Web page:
A market with a healthy population of families — especially those with school-age children — can signal a strong entry point for ITMs. They allow for far more operating hours that accommodate the schedules of busy parents, Klatt explains.

What are two starter questions executives should answer when considering ITM teller lines? “I would look at the core. Can it integrate and facilitate those transactions?” he says. “Start with market information too, do all other retailers in the area have self-service checkout? And do people use them? That can provide a great first impression for what the market will adopt at a branch.”

ITMs Support Branch Sales in a Very Practical Way

Banks and credit unions have long expected tellers to talk with customers and to listen for potential financial needs that can signal an opportunity for an upsell. When possible, tellers refer account holders to a personal banker, but that referral has similar challenges to the game of telephone: The next person in line only receives what the prior person understood; tellers don’t refer if they don’t pick up on an opportunity vocalized by a customer or member.

Tellers can easily miss details in a conversation when their hands are busy with cash or checks. Missed opportunity can arise from a teller simply not realizing a member has provided them an opening. They’re usually not as well versed on the products and services of the institution as universal bankers.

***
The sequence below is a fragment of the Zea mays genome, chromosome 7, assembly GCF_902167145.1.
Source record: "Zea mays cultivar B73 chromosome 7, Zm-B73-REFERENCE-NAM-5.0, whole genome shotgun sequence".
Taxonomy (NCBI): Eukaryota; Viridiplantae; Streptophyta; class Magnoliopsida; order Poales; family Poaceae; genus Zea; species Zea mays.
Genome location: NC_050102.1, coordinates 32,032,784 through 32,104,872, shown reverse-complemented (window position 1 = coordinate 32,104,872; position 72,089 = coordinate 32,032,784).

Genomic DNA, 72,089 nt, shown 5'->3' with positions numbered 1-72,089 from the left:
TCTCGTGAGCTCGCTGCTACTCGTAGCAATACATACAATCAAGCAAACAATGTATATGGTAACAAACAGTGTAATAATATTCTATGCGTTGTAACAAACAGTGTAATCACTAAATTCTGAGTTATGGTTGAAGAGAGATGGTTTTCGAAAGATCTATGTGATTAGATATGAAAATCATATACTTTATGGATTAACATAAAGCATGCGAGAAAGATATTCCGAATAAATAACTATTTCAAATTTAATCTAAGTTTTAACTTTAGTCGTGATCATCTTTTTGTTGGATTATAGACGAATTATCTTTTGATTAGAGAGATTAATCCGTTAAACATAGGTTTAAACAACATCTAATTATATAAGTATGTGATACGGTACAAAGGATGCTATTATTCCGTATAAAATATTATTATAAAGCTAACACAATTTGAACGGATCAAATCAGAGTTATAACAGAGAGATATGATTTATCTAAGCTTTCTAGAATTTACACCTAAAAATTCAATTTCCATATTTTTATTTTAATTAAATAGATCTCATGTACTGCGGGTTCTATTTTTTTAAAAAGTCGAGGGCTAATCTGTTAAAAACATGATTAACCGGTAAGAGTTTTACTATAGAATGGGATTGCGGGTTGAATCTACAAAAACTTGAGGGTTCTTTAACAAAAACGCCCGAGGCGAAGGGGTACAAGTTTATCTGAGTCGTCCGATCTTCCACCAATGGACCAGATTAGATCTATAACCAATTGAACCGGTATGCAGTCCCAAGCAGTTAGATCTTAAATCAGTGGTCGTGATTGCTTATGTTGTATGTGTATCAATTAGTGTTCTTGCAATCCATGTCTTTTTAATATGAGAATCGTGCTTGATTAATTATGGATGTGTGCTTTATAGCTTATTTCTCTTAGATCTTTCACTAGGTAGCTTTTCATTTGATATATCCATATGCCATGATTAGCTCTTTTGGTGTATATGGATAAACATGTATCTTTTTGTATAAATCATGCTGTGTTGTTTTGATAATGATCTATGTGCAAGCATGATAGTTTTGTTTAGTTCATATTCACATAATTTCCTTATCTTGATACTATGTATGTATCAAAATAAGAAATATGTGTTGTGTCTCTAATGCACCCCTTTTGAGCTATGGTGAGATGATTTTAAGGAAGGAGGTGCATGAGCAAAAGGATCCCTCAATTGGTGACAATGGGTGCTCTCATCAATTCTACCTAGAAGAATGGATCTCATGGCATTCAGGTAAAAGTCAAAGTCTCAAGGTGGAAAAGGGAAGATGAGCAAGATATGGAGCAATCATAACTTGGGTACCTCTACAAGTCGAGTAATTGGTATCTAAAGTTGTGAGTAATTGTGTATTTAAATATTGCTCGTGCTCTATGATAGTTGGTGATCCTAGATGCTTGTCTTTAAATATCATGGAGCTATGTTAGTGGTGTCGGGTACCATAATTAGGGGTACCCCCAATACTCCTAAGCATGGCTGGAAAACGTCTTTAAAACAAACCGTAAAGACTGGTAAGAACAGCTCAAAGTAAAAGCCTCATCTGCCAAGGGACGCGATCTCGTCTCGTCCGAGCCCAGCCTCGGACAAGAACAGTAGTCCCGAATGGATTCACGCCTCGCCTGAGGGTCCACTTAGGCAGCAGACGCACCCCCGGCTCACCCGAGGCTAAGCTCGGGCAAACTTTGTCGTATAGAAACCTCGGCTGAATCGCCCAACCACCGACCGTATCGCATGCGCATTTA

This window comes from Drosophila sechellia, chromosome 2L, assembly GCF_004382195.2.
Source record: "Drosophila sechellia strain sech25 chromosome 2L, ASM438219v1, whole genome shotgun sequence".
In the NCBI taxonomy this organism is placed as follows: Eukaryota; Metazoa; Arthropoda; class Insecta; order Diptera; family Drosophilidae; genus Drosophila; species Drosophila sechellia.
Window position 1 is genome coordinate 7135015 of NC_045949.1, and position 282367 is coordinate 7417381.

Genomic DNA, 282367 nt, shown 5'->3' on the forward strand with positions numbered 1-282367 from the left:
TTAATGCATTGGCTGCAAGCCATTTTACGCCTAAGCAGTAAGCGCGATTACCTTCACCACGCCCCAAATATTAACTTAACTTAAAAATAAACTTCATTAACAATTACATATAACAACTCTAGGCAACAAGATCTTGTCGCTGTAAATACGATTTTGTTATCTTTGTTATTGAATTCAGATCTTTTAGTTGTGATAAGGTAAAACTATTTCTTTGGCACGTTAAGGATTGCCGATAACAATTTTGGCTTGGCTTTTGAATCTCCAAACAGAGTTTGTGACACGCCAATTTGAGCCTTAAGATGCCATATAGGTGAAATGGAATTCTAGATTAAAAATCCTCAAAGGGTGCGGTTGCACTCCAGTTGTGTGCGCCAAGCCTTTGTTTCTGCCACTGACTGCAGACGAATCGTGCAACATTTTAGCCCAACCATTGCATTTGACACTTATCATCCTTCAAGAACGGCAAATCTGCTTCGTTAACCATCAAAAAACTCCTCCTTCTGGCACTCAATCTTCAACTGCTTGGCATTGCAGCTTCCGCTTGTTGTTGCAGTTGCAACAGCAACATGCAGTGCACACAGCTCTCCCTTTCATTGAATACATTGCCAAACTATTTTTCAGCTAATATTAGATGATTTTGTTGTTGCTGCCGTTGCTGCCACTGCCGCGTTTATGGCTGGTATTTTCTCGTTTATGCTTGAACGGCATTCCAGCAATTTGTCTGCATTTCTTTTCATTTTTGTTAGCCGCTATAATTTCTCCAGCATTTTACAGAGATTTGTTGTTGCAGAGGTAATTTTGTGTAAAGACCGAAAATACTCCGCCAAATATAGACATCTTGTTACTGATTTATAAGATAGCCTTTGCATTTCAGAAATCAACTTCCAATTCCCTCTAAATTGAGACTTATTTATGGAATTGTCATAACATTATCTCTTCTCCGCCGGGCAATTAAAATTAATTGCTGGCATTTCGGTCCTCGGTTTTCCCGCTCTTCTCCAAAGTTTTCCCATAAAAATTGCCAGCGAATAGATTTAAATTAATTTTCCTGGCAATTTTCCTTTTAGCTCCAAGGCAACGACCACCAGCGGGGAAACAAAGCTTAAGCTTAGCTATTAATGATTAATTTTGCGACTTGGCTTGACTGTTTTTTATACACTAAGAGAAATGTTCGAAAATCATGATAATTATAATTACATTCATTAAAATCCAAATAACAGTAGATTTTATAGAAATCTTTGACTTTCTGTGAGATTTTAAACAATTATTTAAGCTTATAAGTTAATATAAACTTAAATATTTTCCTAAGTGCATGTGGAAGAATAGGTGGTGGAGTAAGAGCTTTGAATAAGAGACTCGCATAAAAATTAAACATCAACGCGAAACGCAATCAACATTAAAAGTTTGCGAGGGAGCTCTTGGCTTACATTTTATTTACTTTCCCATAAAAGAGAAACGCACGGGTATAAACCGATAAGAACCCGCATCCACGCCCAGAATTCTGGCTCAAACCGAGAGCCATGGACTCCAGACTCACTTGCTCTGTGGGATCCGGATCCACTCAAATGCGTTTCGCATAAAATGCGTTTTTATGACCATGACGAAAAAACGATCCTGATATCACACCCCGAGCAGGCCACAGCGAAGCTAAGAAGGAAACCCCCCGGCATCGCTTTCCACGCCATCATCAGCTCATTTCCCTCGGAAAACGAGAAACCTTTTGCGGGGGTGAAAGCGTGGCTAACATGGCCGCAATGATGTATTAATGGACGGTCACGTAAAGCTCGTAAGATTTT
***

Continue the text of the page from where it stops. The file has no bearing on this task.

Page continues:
picture of interior of first mutual branch

The process adopted by institutions that launch ITM teller lines gets at the heart of that practical problem.

“Universal bankers are often the greeter assigned to welcome and accompany members to the ITM,” Klatt explains. “They now have time to talk with the member as they walk to the ITM, and they do not need to focus on facilitating a transaction as they do.”

“Universal bankers are often the greeter assigned to welcome and accompany members to the ITM. They now have time to talk with the member as they walk to the ITM, and they do not need to focus on facilitating a transaction as they do.”

— Tim Klatt, La Macchia

Five Star observed these benefits in action as its loan growth accelerated after rolling out ITM installations. “It has allowed us to focus on member engagement, which is our strategic priority, [as opposed to] training people to process a withdrawal or a deposit,” says Beck. “Rather than expecting everybody to be subject matter experts in everything…we were able to train for conversations about loans.”

Banks and credit unions are even taking the transaction data from ITMs to develop sales processes for their teams, especially for serving segments in customer base, Klatt adds. “You can start to look at successes in your data, which you then can use to go out into the marketplace to serve that segment even more widely.”

Adoption from Staff and Account Holders

Fear is often a more significant obstacle for staff in adopting ITMs than for account holders.

“Initially, staff was concerned that we were going to go through and replace all employees with machines,” Beck says. “We communicated that we would roll out ITM teller lines only in new locations; we’d put them only in the drive-through at existing locations.”